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For the practitioner

The pharmacological rationale for the use of inhaled tiotropium in asthma

Tiotropium is an inhaled long-acting anticholinergic, with high M3 receptor subtype (M3R) binding affinity, exceedingly half-life at M3R, and functional selectivity. Molecular mechanisms explain binding to muscarinic receptors, long duration of action, kinetic selectivity, and its role as inverse agonist. Tiotropium inhibit airway smooth muscle M3Rs leading to bronchodilation. The intracellular signal transduction pathways for the muscarinic regulation of airway smooth muscle tone are complex. There are many molecular pharmacological reasons for combining this inhaled anticholinergic with beta-2-agonists, and potential non-bronchodilator actions of tiotropium were described. The Respimat® Soft MistTM Inhaler (SMI) is a propellant-free, oral inhalation device, based on an uniblock nozzle system with colliding liquid jets, generating a very fine, slow-moving, long-lasting liquid aerosol. This unique SMI is approved to administer tiotropium bromide in poorly controlled asthma patients. Many pharmacotechnological and pharmacoeducational advantages are discussed, and favourable cost-effectiveness aspects in patients with asthma are mentioned.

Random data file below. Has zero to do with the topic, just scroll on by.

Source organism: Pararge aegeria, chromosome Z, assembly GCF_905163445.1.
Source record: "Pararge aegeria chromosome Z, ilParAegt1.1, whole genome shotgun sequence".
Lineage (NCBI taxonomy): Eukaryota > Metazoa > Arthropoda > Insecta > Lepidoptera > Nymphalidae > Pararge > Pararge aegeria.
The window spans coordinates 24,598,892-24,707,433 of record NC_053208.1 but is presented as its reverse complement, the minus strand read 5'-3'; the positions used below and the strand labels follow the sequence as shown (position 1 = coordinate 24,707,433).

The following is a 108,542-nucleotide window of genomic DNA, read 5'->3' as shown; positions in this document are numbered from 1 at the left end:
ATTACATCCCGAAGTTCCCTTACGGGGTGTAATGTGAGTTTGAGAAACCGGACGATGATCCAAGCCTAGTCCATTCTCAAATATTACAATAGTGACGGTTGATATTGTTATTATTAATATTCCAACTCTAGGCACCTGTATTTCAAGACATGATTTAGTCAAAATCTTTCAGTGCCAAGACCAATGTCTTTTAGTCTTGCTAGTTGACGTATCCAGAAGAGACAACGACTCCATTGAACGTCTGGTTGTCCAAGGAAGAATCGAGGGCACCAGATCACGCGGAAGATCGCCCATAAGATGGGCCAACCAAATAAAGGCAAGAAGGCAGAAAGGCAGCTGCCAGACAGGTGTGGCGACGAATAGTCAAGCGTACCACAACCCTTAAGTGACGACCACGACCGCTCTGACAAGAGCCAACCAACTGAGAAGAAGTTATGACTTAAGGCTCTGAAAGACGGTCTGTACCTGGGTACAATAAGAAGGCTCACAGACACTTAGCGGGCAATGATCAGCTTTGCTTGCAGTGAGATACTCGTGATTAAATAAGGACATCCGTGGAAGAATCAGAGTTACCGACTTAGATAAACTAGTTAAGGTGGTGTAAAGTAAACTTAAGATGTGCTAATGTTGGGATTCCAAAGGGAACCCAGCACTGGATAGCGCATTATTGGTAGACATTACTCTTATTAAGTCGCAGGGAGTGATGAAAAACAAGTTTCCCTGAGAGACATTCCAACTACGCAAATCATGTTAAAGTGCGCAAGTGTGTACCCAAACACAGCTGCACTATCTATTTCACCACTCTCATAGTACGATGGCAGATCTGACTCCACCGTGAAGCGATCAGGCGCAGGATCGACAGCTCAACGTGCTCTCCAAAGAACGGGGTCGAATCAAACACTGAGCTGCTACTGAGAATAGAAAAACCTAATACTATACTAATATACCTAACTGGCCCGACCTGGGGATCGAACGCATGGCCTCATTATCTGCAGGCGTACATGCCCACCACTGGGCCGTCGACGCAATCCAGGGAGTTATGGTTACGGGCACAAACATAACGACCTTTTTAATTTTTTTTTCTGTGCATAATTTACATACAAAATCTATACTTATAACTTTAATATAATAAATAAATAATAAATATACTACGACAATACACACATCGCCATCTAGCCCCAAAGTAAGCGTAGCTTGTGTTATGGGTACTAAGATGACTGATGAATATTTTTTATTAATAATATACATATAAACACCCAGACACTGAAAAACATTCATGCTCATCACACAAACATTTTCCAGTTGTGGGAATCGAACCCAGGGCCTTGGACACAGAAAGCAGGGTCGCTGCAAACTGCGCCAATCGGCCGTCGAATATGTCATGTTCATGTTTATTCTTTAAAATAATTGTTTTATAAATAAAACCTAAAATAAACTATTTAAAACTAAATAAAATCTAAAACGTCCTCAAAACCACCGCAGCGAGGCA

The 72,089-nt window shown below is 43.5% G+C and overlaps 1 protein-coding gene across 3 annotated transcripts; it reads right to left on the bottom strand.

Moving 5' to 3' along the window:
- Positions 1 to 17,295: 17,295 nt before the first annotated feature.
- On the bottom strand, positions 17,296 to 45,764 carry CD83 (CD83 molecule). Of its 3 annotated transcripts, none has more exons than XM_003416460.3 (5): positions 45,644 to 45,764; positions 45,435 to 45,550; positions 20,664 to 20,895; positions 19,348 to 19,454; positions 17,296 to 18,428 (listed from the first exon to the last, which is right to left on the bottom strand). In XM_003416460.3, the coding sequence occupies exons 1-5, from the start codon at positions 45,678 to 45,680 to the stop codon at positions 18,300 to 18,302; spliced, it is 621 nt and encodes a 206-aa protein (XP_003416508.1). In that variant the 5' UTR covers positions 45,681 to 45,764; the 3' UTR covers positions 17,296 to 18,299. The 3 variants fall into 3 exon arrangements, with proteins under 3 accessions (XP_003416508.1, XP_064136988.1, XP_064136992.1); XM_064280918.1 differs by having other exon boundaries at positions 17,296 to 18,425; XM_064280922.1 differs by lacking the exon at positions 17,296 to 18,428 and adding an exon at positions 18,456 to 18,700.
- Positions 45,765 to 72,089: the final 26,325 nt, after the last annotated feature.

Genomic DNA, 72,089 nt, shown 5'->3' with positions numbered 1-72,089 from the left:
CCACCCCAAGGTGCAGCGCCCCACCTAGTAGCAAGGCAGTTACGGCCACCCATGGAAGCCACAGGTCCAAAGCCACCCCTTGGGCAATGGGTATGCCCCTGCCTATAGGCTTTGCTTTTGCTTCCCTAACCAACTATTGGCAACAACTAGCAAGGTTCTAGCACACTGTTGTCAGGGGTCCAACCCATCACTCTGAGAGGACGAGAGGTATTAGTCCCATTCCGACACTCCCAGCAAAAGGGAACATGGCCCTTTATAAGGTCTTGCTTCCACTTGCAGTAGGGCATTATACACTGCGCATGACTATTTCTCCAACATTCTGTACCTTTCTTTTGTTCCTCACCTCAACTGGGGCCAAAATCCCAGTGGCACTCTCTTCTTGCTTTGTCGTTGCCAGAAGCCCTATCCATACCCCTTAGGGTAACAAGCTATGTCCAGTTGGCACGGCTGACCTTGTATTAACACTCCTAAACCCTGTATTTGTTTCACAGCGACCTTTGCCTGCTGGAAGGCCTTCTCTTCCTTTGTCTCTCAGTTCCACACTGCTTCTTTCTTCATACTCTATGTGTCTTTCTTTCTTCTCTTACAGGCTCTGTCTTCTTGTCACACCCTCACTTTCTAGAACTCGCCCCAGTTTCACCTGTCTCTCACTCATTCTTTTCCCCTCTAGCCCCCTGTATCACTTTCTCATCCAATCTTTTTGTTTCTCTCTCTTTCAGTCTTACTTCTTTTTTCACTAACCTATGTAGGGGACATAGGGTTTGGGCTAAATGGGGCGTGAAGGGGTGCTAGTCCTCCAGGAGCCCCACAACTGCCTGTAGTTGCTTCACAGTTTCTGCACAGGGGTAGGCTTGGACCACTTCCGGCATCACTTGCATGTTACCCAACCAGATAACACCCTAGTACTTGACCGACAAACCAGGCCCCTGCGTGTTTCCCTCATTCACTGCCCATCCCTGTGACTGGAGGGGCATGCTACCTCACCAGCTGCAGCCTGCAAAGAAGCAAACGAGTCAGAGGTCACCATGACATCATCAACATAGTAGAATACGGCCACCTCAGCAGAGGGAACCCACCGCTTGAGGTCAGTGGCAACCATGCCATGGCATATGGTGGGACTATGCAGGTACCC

Keywords: tiotropium, pharmacology, soft mist inhaler, asthma